5. Paint Corner to Corner

When you’re away from the shop and at the customer’s location or at a dealer’s lot, it may be more efficient to paint corner to corner on a wall rather than to touch it up and hope it matches. This could save you a return visit.

6. Reduce the Need for Touch-ups

Unfortunately, scratches or dings seem to be inevitable. To minimize occurrences, look through your manufacturing and delivering processes to see if anything can be done to help reduce the need for touching up. For example, use foam or pads on scaffolds, ladders, mules and forklifts so they don’t scratch the walls. When delivering, use pads or other protective barriers between straps and the surface of the building. We hope you will find this information useful and it will improve the quality of your paint process.

Before Chestnut touch-up.

After Chestnut touch-up. The shed was originally coated with PPG Semi-Transparent Chestnut Urethane, and was then touched up with Chestnut Aerosol.

Semi-Transparent Urethane Finishes

Semi-transparent urethanes are a premium product in the shed industry. They have given builders the opportunity to offer a stained appearance on a pre-primed substrate and they have a much longer life compared to standard acrylic paints, as well as the traditional penetrating stains that have been used on T-111 buildings. The nature of semitransparent coatings are the more you apply, the darker or more opaque they get, which makes touching them up virtually impossible. As you try to make the light spot darker, you inevitably make a dark ring around the spot. This has been a nagging issue within the shed industry for years. In our continued effort to revolutionize the shed coatings industry, PPG has developed touch-up aerosols and markers that match our semi-transparent urethanes. They are easy to use and significantly improve your ability to touch up small areas.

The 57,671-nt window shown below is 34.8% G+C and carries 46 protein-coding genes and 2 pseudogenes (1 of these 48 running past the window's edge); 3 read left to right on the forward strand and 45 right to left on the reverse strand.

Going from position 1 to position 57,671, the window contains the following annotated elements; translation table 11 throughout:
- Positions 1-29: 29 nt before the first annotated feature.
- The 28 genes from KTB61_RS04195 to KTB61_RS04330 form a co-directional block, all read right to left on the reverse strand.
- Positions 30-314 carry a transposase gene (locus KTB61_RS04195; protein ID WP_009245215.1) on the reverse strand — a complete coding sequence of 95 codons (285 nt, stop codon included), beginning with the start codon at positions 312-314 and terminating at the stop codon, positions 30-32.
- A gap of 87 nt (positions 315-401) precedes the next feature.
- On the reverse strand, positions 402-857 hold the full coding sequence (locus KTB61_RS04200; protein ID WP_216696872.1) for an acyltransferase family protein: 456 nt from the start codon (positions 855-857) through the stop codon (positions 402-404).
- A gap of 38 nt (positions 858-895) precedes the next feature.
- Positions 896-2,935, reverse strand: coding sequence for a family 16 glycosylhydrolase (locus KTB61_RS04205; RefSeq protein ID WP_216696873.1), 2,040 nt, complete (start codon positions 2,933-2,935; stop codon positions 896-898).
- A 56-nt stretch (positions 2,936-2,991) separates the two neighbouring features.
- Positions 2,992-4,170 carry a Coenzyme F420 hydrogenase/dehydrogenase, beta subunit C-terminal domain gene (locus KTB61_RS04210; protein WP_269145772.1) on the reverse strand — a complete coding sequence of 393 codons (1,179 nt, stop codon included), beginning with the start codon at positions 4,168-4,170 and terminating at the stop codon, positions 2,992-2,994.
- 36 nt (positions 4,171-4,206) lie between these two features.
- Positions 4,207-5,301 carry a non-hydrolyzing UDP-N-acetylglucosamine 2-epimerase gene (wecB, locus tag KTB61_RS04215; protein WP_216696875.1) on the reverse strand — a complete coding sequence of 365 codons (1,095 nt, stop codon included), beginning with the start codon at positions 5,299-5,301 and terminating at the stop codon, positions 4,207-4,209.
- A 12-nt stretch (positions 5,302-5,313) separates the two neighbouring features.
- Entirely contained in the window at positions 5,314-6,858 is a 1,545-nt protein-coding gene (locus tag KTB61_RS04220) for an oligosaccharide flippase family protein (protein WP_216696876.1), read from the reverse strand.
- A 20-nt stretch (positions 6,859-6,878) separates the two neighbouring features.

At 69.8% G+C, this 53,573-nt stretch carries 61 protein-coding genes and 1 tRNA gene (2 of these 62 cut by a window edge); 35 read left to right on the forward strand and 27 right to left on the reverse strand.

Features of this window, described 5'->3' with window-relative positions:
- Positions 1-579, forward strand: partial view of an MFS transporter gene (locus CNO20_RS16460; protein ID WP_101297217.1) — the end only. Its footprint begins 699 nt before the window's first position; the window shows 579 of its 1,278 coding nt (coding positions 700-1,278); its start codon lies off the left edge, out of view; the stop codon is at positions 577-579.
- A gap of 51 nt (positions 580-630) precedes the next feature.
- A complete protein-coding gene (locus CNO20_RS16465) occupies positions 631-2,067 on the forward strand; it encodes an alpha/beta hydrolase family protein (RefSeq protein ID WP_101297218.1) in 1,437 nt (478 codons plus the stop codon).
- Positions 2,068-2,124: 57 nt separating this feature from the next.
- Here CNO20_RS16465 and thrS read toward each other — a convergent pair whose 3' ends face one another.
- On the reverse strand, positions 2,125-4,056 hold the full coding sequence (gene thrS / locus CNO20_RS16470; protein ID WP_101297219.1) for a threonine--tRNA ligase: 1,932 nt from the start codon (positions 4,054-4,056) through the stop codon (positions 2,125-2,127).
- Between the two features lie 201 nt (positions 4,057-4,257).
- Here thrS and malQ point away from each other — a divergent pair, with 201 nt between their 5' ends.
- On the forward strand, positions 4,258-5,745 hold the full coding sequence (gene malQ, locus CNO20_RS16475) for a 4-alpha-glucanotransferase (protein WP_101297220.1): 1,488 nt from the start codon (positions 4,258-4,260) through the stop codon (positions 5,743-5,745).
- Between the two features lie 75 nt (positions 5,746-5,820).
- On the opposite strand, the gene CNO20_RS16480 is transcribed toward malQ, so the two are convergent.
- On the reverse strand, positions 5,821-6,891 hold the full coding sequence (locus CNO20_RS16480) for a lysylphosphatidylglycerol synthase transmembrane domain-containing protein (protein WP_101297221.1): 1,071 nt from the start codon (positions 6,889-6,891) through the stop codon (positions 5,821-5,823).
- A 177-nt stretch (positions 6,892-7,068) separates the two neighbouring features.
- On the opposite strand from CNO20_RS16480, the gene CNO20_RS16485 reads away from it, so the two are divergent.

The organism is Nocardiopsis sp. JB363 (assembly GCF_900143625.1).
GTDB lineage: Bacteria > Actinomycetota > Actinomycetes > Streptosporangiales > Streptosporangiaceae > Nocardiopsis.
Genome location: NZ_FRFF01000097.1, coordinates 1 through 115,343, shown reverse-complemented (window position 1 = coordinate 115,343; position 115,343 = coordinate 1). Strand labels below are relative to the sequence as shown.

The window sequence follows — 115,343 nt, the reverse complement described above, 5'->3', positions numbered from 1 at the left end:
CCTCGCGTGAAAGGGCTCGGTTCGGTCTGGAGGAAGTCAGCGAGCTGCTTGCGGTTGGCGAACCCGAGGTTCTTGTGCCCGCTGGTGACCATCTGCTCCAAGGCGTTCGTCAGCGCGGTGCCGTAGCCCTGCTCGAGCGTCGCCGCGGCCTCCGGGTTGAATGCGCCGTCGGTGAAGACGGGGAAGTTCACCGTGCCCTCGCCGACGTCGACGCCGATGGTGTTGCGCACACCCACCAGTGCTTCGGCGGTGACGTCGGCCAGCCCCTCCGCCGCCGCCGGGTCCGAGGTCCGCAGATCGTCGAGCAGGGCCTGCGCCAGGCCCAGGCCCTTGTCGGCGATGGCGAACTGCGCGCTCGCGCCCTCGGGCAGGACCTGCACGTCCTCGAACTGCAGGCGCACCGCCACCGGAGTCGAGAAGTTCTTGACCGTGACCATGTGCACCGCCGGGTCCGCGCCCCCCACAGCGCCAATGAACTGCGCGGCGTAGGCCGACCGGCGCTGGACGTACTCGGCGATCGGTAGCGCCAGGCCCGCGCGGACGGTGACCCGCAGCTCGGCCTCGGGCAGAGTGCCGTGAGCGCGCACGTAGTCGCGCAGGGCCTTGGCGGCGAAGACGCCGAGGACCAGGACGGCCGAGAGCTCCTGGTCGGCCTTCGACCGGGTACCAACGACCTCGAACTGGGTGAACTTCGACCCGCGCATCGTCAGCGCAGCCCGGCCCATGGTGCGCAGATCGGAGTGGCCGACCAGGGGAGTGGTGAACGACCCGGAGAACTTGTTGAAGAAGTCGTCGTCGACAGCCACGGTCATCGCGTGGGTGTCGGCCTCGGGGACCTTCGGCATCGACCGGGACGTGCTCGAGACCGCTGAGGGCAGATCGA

The cans and markers were developed to go on light and allow you to build your color with multiple coats. When you coat a shed with semi-transparents, you will have areas that are darker and some that are lighter, therefore the cans/markers allow you to dial in your color to the desired look. Other benefits of these touch up products are:

• Fast dry formula — which allows you to apply multiple coats quickly.

• Non-freeze formula — Allows your drivers to keep a set in their trucks year round.

• Markers — Are excellent for touching up deep scratches or gouges in the wood.

• Aerosols — Are excellent for touching up light areas and edges of trim boards.

• Easy to use — Your dealers and drivers can now touch up the sheds.

If you are interested in learning more about or trying some of the aerosols/markers discussed, reach out to your local PPG sales representative or contact Jamie White at jamiewhite@ppg.com. GSCB

To better undertand how to get the best coatings system, contact Jamie White (jamiewhite@ppg.com), who will put you in contact with a PPG Truefinish Specialist in your market.

Related Articles